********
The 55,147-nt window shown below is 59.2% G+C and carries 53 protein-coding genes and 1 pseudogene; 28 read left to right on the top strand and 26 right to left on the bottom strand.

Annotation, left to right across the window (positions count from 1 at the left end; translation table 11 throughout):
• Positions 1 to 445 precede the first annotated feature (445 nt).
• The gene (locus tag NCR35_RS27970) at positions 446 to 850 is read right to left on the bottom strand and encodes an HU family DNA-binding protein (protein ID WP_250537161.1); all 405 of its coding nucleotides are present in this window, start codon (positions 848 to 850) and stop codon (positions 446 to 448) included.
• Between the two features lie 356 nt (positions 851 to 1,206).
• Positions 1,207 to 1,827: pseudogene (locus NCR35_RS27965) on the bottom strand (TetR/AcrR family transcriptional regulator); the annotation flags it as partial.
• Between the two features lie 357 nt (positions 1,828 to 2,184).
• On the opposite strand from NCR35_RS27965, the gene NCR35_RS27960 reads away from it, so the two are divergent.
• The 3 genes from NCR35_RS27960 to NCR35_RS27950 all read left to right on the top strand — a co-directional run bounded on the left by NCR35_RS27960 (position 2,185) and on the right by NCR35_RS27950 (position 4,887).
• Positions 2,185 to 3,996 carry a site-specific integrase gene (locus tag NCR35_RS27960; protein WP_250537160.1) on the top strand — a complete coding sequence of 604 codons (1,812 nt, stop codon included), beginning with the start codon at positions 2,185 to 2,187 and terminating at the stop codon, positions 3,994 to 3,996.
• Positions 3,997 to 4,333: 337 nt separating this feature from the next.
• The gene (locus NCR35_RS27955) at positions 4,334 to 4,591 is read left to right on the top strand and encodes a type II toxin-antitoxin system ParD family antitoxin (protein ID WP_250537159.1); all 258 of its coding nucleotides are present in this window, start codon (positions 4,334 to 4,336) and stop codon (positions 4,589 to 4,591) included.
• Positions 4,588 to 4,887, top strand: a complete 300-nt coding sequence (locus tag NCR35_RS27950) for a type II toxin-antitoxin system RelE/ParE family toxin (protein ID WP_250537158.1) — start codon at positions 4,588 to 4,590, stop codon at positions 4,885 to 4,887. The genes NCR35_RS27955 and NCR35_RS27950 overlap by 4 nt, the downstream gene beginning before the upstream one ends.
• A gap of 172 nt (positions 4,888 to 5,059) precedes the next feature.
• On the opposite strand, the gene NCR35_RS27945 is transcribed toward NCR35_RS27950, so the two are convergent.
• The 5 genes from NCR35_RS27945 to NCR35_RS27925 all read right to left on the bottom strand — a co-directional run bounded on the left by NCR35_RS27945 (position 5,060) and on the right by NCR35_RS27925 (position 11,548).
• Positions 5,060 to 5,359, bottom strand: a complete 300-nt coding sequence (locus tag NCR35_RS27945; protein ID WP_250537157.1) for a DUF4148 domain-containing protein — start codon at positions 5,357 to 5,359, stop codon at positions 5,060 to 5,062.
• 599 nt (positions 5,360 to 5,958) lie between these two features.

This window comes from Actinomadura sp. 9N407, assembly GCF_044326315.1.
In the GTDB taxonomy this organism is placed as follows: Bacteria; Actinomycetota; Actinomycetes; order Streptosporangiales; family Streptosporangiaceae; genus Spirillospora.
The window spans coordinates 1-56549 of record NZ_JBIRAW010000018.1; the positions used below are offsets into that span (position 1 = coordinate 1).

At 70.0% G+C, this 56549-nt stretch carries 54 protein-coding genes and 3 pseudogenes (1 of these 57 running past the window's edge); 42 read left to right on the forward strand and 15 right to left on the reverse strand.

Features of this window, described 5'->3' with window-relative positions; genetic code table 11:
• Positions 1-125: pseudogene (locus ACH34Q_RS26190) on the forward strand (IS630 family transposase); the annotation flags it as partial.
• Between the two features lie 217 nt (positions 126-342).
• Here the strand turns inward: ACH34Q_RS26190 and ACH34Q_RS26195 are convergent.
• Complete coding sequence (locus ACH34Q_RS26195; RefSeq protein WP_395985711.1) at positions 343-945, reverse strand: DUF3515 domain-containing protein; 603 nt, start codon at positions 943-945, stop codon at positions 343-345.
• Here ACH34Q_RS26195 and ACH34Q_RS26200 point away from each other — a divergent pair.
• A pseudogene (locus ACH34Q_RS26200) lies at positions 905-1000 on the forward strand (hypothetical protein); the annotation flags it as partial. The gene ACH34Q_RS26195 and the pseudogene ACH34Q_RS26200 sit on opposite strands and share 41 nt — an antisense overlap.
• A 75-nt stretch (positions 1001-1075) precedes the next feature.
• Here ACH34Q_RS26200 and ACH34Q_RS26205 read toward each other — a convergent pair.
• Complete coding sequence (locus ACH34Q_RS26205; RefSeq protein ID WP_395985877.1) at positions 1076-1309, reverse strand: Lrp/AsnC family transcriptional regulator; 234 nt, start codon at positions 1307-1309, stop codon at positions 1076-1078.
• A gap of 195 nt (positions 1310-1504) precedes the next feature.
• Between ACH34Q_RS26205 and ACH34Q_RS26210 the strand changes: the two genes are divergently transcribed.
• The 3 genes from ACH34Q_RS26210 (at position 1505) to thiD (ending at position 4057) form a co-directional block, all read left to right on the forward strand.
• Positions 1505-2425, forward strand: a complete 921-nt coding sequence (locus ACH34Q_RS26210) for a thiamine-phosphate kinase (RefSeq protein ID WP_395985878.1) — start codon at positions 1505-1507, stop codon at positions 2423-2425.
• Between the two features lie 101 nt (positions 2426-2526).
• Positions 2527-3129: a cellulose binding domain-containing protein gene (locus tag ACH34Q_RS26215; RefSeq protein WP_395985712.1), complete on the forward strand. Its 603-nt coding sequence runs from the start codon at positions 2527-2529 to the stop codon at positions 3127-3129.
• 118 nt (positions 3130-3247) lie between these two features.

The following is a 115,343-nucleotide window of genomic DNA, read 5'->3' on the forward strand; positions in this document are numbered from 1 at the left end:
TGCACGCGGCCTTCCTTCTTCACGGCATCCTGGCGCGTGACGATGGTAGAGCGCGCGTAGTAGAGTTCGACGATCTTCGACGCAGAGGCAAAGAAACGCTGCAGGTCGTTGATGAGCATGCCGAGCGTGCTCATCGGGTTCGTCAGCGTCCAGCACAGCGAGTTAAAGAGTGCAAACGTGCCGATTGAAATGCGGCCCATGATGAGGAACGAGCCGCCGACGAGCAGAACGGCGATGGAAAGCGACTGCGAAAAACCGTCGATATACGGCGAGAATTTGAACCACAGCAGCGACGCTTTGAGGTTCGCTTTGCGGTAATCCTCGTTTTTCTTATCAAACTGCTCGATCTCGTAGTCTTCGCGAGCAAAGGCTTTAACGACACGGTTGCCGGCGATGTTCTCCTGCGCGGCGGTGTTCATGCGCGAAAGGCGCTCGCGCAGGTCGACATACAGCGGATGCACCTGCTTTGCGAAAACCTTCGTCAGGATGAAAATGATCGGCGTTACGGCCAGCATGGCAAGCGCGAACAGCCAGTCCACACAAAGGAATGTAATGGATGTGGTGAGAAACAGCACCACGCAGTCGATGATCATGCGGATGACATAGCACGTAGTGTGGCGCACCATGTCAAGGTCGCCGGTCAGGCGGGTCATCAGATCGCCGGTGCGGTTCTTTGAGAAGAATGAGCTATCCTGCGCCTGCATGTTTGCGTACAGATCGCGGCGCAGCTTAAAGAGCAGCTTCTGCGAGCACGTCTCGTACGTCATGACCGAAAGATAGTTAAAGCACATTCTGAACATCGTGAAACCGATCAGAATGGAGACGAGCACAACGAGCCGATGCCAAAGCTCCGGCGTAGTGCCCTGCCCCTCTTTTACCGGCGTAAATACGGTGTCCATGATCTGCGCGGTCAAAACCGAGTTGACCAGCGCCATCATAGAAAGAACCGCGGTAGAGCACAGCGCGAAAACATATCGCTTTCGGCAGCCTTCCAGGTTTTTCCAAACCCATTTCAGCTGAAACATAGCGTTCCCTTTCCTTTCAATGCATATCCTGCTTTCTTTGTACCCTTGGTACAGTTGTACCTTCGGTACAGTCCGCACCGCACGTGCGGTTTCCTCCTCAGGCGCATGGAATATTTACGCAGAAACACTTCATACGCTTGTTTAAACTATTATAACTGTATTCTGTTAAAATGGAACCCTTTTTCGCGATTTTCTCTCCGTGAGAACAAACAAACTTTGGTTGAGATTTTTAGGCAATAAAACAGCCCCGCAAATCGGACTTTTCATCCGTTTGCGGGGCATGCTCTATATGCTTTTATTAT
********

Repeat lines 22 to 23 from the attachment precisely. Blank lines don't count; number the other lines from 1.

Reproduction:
At 70.0% G+C, this 56549-nt stretch carries 54 protein-coding genes and 3 pseudogenes (1 of these 57 running past the window's edge); 42 read left to right on the forward strand and 15 right to left on the reverse strand.

Features of this window, described 5'->3' with window-relative positions; genetic code table 11: